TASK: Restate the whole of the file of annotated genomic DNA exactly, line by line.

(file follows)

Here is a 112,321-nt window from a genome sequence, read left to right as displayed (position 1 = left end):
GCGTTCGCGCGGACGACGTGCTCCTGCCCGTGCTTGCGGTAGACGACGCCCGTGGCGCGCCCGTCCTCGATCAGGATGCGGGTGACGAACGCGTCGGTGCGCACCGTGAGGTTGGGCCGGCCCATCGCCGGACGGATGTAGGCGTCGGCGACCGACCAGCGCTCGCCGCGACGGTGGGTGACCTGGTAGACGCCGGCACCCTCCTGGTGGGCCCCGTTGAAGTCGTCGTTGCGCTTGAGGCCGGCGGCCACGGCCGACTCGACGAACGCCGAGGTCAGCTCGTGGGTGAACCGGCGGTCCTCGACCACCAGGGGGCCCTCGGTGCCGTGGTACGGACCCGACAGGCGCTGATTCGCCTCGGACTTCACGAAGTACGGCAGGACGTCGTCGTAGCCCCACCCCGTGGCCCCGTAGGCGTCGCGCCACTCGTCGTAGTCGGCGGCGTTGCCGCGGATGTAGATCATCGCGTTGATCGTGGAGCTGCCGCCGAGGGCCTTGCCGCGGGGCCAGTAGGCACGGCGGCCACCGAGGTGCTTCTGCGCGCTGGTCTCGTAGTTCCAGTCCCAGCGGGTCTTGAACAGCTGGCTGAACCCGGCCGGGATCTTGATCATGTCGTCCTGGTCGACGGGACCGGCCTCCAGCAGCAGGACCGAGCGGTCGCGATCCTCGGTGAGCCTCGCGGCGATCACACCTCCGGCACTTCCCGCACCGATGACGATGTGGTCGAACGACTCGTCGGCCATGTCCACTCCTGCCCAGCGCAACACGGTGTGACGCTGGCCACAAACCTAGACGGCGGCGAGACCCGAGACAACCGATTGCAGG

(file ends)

Here is a 112,321-nt window from a genome sequence, read left to right as displayed (position 1 = left end):
GCGTTCGCGCGGACGACGTGCTCCTGCCCGTGCTTGCGGTAGACGACGCCCGTGGCGCGCCCGTCCTCGATCAGGATGCGGGTGACGAACGCGTCGGTGCGCACCGTGAGGTTGGGCCGGCCCATCGCCGGACGGATGTAGGCGTCGGCGACCGACCAGCGCTCGCCGCGACGGTGGGTGACCTGGTAGACGCCGGCACCCTCCTGGTGGGCCCCGTTGAAGTCGTCGTTGCGCTTGAGGCCGGCGGCCACGGCCGACTCGACGAACGCCGAGGTCAGCTCGTGGGTGAACCGGCGGTCCTCGACCACCAGGGGGCCCTCGGTGCCGTGGTACGGACCCGACAGGCGCTGATTCGCCTCGGACTTCACGAAGTACGGCAGGACGTCGTCGTAGCCCCACCCCGTGGCCCCGTAGGCGTCGCGCCACTCGTCGTAGTCGGCGGCGTTGCCGCGGATGTAGATCATCGCGTTGATCGTGGAGCTGCCGCCGAGGGCCTTGCCGCGGGGCCAGTAGGCACGGCGGCCACCGAGGTGCTTCTGCGCGCTGGTCTCGTAGTTCCAGTCCCAGCGGGTCTTGAACAGCTGGCTGAACCCGGCCGGGATCTTGATCATGTCGTCCTGGTCGACGGGACCGGCCTCCAGCAGCAGGACCGAGCGGTCGCGATCCTCGGTGAGCCTCGCGGCGATCACACCTCCGGCACTTCCCGCACCGATGACGATGTGGTCGAACGACTCGTCGGCCATGTCCACTCCTGCCCAGCGCAACACGGTGTGACGCTGGCCACAAACCTAGACGGCGGCGAGACCCGAGACAACCGATTGCAGG